In the News

WNPJ Members Write...

 

WNPJ members make their voices heard. Please click on Authors to read the entire letters.

Mary TelferThe Vilas monkeys: A 20-year anniversay, The Capital Times, February 26, 2018, Mary Telfer is the executive director of Alliance for Animals, a WNPJS member group.

Al Gedicks and Dave Blouin, Mining moratorium essential to protect water, LaCrosse Tribue, January 15, 2017, Al Gedicks is the exectuvite secretary of the Wisconsin Resources Protection Council a long time member organization of WNPJ.

Joyce Quinn, Israel's Occupation. Milwaukee Journal Sentinel, January 3, 2017, WNPJ Member and longtime peace activist, Joyce Quinn, was WNPJ's Lifetime Award recipient in 2015.

Eric Hansen, Sand oil pipelines threaten Wisconsin. Milwaukee Journal Sentinel, June 18, 2016, WNPJ member, Eric Hansen, is an award-winning essayist, outdoor writer, conservation campaigner and public speaker.

WNPJ members write

Two op-eds and some letters to the editor by WNPJ members. Please click on author to access the entire articles/letters.

Eric Hansen: Tar sands oil shouldn't be shipped on great lakes. Allowing tar sands oil to be shipped on the Great Lakes would pose unacceptable risks to the region. In particular, it is heavier than typical crude oil, and in the case of a spill it would sink, possibly making it impossible to clean up. "Due diligence is in order. Have our state and region done a systematic in-depth analysis of the broad implications of the tar sands proposals? Or are we, one piecemeal permit application at a time, lurching toward a future sprinkled with crude oil mishaps?" The Capital Times, 4/29/14. Eric Hansen is a WNPJ member.

WNPJ in the news

Please click on titles to read the entire stories.

Green Bay sisters are going solar for convent: The Sisters of St. Francis of the Holy Cross are building a large solar facility at it's Green Bay convent. Included in the plans is a foot path designed to educate the public about solar energy. “We hope the community, school groups and business will find the site educational and will be inspired," said Sister Donna Koch, president of the Fransiscan community. The Green Bay Press-Gazette, 5/6/14. The Sisters of St. Francis of the Holy Cross is a WNPJ member group.

Activist in Jail for Opposing Drones at Volk Field

Joyce Ellwanger, Milwaukee peace activist and WNPJ Lifetime Achievement Award winner, began serving a five-day jail stay in Mauston, Wisconsin, county seat of Juneau County, on May 5, rather than pay a fine of $250, levied by a Juneau County judge for trespassing at the entrance to Volk Field on May 28,2013.

WNPJ in the news

Despite the recent (and very welcome) thaw, Mike McCabe calls for more sunshine and Voces de la Frontera for more compassion. Click on titles to read the entire stories.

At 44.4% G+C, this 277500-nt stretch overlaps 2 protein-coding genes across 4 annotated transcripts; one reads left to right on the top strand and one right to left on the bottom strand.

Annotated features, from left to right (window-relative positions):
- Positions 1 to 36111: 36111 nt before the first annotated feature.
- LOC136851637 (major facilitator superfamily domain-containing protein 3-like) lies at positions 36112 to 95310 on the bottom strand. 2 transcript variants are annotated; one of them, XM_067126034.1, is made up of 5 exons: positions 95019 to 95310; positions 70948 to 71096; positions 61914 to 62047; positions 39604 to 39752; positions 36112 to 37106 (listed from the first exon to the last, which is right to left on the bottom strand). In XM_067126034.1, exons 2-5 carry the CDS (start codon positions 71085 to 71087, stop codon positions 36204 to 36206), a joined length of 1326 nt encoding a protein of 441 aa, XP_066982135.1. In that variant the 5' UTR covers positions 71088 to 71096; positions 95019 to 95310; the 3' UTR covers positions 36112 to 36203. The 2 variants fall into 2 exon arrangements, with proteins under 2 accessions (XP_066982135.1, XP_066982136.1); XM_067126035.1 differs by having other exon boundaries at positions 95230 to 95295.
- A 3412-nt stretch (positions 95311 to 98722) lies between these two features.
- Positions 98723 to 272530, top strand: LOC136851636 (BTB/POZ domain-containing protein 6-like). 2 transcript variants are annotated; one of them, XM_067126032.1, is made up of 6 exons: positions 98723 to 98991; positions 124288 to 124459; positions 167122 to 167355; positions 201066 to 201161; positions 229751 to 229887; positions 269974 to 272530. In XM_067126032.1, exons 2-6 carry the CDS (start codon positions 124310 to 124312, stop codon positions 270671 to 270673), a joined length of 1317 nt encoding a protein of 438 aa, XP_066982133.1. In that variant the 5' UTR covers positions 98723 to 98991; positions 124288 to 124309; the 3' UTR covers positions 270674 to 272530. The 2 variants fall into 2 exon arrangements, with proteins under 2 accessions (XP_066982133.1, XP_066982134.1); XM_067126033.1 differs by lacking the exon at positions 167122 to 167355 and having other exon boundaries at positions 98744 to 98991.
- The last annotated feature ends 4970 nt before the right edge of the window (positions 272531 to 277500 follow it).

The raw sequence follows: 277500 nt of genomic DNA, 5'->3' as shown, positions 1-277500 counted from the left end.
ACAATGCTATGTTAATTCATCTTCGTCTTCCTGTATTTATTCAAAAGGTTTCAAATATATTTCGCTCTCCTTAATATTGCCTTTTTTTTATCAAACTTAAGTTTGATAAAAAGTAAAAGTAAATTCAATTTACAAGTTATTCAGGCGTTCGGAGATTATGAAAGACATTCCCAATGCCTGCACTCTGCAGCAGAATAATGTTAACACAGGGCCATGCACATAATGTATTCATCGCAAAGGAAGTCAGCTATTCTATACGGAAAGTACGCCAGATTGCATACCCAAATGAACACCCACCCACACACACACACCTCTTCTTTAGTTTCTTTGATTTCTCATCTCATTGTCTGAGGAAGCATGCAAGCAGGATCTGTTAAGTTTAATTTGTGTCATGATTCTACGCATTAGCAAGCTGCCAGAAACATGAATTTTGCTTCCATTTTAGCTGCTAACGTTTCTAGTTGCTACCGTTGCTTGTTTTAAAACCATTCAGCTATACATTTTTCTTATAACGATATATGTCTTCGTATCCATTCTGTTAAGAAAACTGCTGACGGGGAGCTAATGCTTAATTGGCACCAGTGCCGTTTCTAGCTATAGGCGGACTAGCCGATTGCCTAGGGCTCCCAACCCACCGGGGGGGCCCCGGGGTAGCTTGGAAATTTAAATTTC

Community members, leaders attend Fast for Families forum to talk about immigration issues. Voces de la Frontera is hosting a Wisconsin tour of Fast for Families, a group promoting awareness of immigration issues, connections between immigrants and non-immigrants, and immigration reform.

WNPJ members in the news

photo of faculty memberWNPJ members remain active. Please click on titles to read entire articles.

As the song goes, "Give Peace a Chance." The Dane County United Nations Association just named Dr. Vincent Kavaloski its Global Citizen of the Year. Dr. Kavaloski, a professor of philosophy at Edgewood College where he specializes in the Philosophy of Peace. He has dedicated much of his career to teaching nonviolence. "Obtaining peace through non-violent means takes work," Dr. Kavaloski says. "You have to work hard against the war movement if you want peace." J. Patrick Reilly, The Dodgeville Chronicle, 2/20/14. The Dane County UNA is a WNPJ member group.

WNPJ members in the news

February has been frigid, but WNPJ members and groups stay active. Click on titles to read the entire stories.

Citizens Peacefully Defy G-Tac's "Off-Limits" Zone

About 50 people gathered on Sunday, February 16, to call on Gogebic Taconite to respect the rights of the Bad River Ojibwe and halt all mining activity in the Penokee Hills. Those who were present crossed the boundary into Managed Forest land officially deemed "closed" under a special law passed for G-Tac's benefit last fall, allowing them to close off land around a mine site that would normally allow public access without paying significant tax penalties required of all other MFL landowners.

Two groups marched from either end of the site along State Highway 77 to converge on the access road being used by G-Tac for exploratory drilling and bulk sampling activity. The group sang songs and people walked into the sunny, snow-filled woods along the access road, an old railroad siding. Although everyone who came crossed into the "forbidden zone," no police showed up and nobody was cited for trespassing.

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